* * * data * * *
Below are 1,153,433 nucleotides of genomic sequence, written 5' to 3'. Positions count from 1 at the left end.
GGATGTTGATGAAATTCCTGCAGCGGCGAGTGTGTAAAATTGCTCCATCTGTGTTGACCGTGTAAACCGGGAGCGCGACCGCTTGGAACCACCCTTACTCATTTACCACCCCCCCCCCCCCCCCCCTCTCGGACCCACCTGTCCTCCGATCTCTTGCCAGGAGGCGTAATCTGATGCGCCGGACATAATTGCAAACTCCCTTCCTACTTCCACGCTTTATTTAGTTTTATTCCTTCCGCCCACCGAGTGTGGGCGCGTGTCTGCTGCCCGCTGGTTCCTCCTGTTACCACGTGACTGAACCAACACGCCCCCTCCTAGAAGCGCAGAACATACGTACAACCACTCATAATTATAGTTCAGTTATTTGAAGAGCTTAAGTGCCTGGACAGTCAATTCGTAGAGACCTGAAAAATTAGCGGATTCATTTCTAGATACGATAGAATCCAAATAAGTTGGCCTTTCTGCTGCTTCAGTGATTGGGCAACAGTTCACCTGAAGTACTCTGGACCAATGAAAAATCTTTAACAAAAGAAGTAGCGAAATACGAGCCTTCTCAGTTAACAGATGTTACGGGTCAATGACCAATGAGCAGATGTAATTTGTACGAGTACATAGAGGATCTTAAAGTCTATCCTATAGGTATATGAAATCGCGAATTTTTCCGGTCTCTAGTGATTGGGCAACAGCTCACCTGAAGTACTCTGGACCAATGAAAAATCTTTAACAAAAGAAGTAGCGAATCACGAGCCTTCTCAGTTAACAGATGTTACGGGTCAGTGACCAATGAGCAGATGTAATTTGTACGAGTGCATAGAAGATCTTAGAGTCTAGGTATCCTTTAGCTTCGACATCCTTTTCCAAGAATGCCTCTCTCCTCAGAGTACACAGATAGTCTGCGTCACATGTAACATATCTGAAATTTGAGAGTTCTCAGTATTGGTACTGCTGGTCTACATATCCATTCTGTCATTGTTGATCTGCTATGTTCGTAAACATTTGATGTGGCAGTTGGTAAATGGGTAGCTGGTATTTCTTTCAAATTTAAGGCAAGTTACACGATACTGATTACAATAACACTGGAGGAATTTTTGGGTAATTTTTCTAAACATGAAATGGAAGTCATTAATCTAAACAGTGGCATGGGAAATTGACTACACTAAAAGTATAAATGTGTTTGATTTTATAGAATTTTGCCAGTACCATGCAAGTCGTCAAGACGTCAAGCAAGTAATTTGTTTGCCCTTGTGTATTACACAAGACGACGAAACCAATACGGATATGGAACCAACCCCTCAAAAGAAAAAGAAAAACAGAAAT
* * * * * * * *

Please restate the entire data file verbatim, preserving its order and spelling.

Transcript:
Below are 1,153,433 nucleotides of genomic sequence, written 5' to 3'. Positions count from 1 at the left end.
GGATGTTGATGAAATTCCTGCAGCGGCGAGTGTGTAAAATTGCTCCATCTGTGTTGACCGTGTAAACCGGGAGCGCGACCGCTTGGAACCACCCTTACTCATTTACCACCCCCCCCCCCCCCCCCCTCTCGGACCCACCTGTCCTCCGATCTCTTGCCAGGAGGCGTAATCTGATGCGCCGGACATAATTGCAAACTCCCTTCCTACTTCCACGCTTTATTTAGTTTTATTCCTTCCGCCCACCGAGTGTGGGCGCGTGTCTGCTGCCCGCTGGTTCCTCCTGTTACCACGTGACTGAACCAACACGCCCCCTCCTAGAAGCGCAGAACATACGTACAACCACTCATAATTATAGTTCAGTTATTTGAAGAGCTTAAGTGCCTGGACAGTCAATTCGTAGAGACCTGAAAAATTAGCGGATTCATTTCTAGATACGATAGAATCCAAATAAGTTGGCCTTTCTGCTGCTTCAGTGATTGGGCAACAGTTCACCTGAAGTACTCTGGACCAATGAAAAATCTTTAACAAAAGAAGTAGCGAAATACGAGCCTTCTCAGTTAACAGATGTTACGGGTCAATGACCAATGAGCAGATGTAATTTGTACGAGTACATAGAGGATCTTAAAGTCTATCCTATAGGTATATGAAATCGCGAATTTTTCCGGTCTCTAGTGATTGGGCAACAGCTCACCTGAAGTACTCTGGACCAATGAAAAATCTTTAACAAAAGAAGTAGCGAATCACGAGCCTTCTCAGTTAACAGATGTTACGGGTCAGTGACCAATGAGCAGATGTAATTTGTACGAGTGCATAGAAGATCTTAGAGTCTAGGTATCCTTTAGCTTCGACATCCTTTTCCAAGAATGCCTCTCTCCTCAGAGTACACAGATAGTCTGCGTCACATGTAACATATCTGAAATTTGAGAGTTCTCAGTATTGGTACTGCTGGTCTACATATCCATTCTGTCATTGTTGATCTGCTATGTTCGTAAACATTTGATGTGGCAGTTGGTAAATGGGTAGCTGGTATTTCTTTCAAATTTAAGGCAAGTTACACGATACTGATTACAATAACACTGGAGGAATTTTTGGGTAATTTTTCTAAACATGAAATGGAAGTCATTAATCTAAACAGTGGCATGGGAAATTGACTACACTAAAAGTATAAATGTGTTTGATTTTATAGAATTTTGCCAGTACCATGCAAGTCGTCAAGACGTCAAGCAAGTAATTTGTTTGCCCTTGTGTATTACACAAGACGACGAAACCAATACGGATATGGAACCAACCCCTCAAAAGAAAAAGAAAAACAGAAAT